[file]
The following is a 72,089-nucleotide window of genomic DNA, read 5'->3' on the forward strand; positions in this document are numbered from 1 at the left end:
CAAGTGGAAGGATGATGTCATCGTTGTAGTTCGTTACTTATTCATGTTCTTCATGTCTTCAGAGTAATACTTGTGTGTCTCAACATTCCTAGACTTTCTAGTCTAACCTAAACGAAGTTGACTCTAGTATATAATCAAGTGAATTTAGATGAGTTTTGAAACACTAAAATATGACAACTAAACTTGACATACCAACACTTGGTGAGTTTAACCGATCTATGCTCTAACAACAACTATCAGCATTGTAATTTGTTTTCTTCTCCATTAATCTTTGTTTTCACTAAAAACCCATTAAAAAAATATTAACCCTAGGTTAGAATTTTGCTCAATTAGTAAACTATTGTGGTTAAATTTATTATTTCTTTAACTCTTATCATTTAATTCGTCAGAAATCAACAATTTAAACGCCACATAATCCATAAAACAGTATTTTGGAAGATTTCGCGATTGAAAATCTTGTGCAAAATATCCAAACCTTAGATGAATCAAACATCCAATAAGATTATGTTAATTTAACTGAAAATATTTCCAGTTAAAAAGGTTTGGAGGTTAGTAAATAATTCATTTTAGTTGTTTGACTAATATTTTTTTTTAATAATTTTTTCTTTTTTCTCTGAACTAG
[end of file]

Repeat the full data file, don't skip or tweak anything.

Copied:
The following is a 72,089-nucleotide window of genomic DNA, read 5'->3' on the forward strand; positions in this document are numbered from 1 at the left end:
CAAGTGGAAGGATGATGTCATCGTTGTAGTTCGTTACTTATTCATGTTCTTCATGTCTTCAGAGTAATACTTGTGTGTCTCAACATTCCTAGACTTTCTAGTCTAACCTAAACGAAGTTGACTCTAGTATATAATCAAGTGAATTTAGATGAGTTTTGAAACACTAAAATATGACAACTAAACTTGACATACCAACACTTGGTGAGTTTAACCGATCTATGCTCTAACAACAACTATCAGCATTGTAATTTGTTTTCTTCTCCATTAATCTTTGTTTTCACTAAAAACCCATTAAAAAAATATTAACCCTAGGTTAGAATTTTGCTCAATTAGTAAACTATTGTGGTTAAATTTATTATTTCTTTAACTCTTATCATTTAATTCGTCAGAAATCAACAATTTAAACGCCACATAATCCATAAAACAGTATTTTGGAAGATTTCGCGATTGAAAATCTTGTGCAAAATATCCAAACCTTAGATGAATCAAACATCCAATAAGATTATGTTAATTTAACTGAAAATATTTCCAGTTAAAAAGGTTTGGAGGTTAGTAAATAATTCATTTTAGTTGTTTGACTAATATTTTTTTTTAATAATTTTTTCTTTTTTCTCTGAACTAG